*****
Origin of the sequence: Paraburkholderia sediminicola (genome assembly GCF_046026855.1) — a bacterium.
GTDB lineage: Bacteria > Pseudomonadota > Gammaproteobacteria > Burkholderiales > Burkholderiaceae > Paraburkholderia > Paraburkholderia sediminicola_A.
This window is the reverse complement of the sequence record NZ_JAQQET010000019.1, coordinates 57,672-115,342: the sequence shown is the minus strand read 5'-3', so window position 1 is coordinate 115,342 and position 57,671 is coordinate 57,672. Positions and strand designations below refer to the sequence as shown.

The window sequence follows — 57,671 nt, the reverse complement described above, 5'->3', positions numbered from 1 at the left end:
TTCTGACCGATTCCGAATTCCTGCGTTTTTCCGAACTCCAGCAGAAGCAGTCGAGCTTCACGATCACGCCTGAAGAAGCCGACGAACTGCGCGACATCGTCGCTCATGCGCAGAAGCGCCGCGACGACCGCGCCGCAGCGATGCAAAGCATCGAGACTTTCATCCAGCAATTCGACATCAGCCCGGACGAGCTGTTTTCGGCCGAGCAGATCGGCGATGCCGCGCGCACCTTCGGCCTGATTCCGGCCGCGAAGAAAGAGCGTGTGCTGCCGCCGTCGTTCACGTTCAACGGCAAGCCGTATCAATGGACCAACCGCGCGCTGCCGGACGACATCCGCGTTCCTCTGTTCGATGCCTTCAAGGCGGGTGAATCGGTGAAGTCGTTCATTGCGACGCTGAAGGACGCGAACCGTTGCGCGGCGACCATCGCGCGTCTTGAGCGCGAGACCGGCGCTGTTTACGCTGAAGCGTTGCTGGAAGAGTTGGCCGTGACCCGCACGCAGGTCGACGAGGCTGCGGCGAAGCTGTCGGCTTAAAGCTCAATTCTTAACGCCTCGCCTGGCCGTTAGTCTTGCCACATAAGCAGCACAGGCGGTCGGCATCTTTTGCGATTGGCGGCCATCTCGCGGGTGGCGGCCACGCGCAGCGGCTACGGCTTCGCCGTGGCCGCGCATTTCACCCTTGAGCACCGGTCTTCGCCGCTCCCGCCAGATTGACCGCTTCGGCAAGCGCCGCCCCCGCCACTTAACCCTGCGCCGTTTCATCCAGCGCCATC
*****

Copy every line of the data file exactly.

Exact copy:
Origin of the sequence: Paraburkholderia sediminicola (genome assembly GCF_046026855.1) — a bacterium.
GTDB lineage: Bacteria > Pseudomonadota > Gammaproteobacteria > Burkholderiales > Burkholderiaceae > Paraburkholderia > Paraburkholderia sediminicola_A.
This window is the reverse complement of the sequence record NZ_JAQQET010000019.1, coordinates 57,672-115,342: the sequence shown is the minus strand read 5'-3', so window position 1 is coordinate 115,342 and position 57,671 is coordinate 57,672. Positions and strand designations below refer to the sequence as shown.

The window sequence follows — 57,671 nt, the reverse complement described above, 5'->3', positions numbered from 1 at the left end:
TTCTGACCGATTCCGAATTCCTGCGTTTTTCCGAACTCCAGCAGAAGCAGTCGAGCTTCACGATCACGCCTGAAGAAGCCGACGAACTGCGCGACATCGTCGCTCATGCGCAGAAGCGCCGCGACGACCGCGCCGCAGCGATGCAAAGCATCGAGACTTTCATCCAGCAATTCGACATCAGCCCGGACGAGCTGTTTTCGGCCGAGCAGATCGGCGATGCCGCGCGCACCTTCGGCCTGATTCCGGCCGCGAAGAAAGAGCGTGTGCTGCCGCCGTCGTTCACGTTCAACGGCAAGCCGTATCAATGGACCAACCGCGCGCTGCCGGACGACATCCGCGTTCCTCTGTTCGATGCCTTCAAGGCGGGTGAATCGGTGAAGTCGTTCATTGCGACGCTGAAGGACGCGAACCGTTGCGCGGCGACCATCGCGCGTCTTGAGCGCGAGACCGGCGCTGTTTACGCTGAAGCGTTGCTGGAAGAGTTGGCCGTGACCCGCACGCAGGTCGACGAGGCTGCGGCGAAGCTGTCGGCTTAAAGCTCAATTCTTAACGCCTCGCCTGGCCGTTAGTCTTGCCACATAAGCAGCACAGGCGGTCGGCATCTTTTGCGATTGGCGGCCATCTCGCGGGTGGCGGCCACGCGCAGCGGCTACGGCTTCGCCGTGGCCGCGCATTTCACCCTTGAGCACCGGTCTTCGCCGCTCCCGCCAGATTGACCGCTTCGGCAAGCGCCGCCCCCGCCACTTAACCCTGCGCCGTTTCATCCAGCGCCATC